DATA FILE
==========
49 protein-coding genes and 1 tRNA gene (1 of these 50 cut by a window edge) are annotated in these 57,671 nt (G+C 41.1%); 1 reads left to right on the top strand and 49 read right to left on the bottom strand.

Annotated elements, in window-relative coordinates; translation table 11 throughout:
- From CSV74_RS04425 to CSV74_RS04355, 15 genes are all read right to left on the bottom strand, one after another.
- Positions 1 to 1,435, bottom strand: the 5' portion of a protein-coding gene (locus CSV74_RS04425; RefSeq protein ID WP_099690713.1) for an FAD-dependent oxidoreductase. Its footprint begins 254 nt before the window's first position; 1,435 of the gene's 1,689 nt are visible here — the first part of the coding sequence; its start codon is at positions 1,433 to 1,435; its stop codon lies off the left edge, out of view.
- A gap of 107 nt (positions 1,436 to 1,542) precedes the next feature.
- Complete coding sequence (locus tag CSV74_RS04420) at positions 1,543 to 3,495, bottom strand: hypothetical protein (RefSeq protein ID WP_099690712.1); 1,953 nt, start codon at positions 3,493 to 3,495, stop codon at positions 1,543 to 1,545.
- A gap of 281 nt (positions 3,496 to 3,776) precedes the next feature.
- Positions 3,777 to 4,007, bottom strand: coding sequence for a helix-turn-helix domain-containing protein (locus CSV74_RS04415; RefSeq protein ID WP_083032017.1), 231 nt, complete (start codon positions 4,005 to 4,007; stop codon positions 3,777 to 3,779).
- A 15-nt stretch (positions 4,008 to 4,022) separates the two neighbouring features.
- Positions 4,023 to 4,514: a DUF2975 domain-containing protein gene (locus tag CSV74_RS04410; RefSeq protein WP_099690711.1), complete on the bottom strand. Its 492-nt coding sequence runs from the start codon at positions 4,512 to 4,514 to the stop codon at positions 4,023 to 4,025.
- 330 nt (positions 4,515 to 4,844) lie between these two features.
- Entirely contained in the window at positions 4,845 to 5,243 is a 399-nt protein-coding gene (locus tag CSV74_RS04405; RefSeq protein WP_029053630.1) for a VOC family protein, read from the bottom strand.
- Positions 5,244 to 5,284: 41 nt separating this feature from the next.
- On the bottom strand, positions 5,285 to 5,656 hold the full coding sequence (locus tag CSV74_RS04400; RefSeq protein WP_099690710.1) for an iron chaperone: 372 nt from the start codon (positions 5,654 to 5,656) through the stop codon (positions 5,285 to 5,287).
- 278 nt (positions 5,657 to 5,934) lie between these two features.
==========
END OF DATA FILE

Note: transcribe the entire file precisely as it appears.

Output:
49 protein-coding genes and 1 tRNA gene (1 of these 50 cut by a window edge) are annotated in these 57,671 nt (G+C 41.1%); 1 reads left to right on the top strand and 49 read right to left on the bottom strand.

Annotated elements, in window-relative coordinates; translation table 11 throughout:
- From CSV74_RS04425 to CSV74_RS04355, 15 genes are all read right to left on the bottom strand, one after another.
- Positions 1 to 1,435, bottom strand: the 5' portion of a protein-coding gene (locus CSV74_RS04425; RefSeq protein ID WP_099690713.1) for an FAD-dependent oxidoreductase. Its footprint begins 254 nt before the window's first position; 1,435 of the gene's 1,689 nt are visible here — the first part of the coding sequence; its start codon is at positions 1,433 to 1,435; its stop codon lies off the left edge, out of view.
- A gap of 107 nt (positions 1,436 to 1,542) precedes the next feature.
- Complete coding sequence (locus tag CSV74_RS04420) at positions 1,543 to 3,495, bottom strand: hypothetical protein (RefSeq protein ID WP_099690712.1); 1,953 nt, start codon at positions 3,493 to 3,495, stop codon at positions 1,543 to 1,545.
- A gap of 281 nt (positions 3,496 to 3,776) precedes the next feature.
- Positions 3,777 to 4,007, bottom strand: coding sequence for a helix-turn-helix domain-containing protein (locus CSV74_RS04415; RefSeq protein ID WP_083032017.1), 231 nt, complete (start codon positions 4,005 to 4,007; stop codon positions 3,777 to 3,779).
- A 15-nt stretch (positions 4,008 to 4,022) separates the two neighbouring features.
- Positions 4,023 to 4,514: a DUF2975 domain-containing protein gene (locus tag CSV74_RS04410; RefSeq protein WP_099690711.1), complete on the bottom strand. Its 492-nt coding sequence runs from the start codon at positions 4,512 to 4,514 to the stop codon at positions 4,023 to 4,025.
- 330 nt (positions 4,515 to 4,844) lie between these two features.
- Entirely contained in the window at positions 4,845 to 5,243 is a 399-nt protein-coding gene (locus tag CSV74_RS04405; RefSeq protein WP_029053630.1) for a VOC family protein, read from the bottom strand.
- Positions 5,244 to 5,284: 41 nt separating this feature from the next.
- On the bottom strand, positions 5,285 to 5,656 hold the full coding sequence (locus tag CSV74_RS04400; RefSeq protein WP_099690710.1) for an iron chaperone: 372 nt from the start codon (positions 5,654 to 5,656) through the stop codon (positions 5,285 to 5,287).
- 278 nt (positions 5,657 to 5,934) lie between these two features.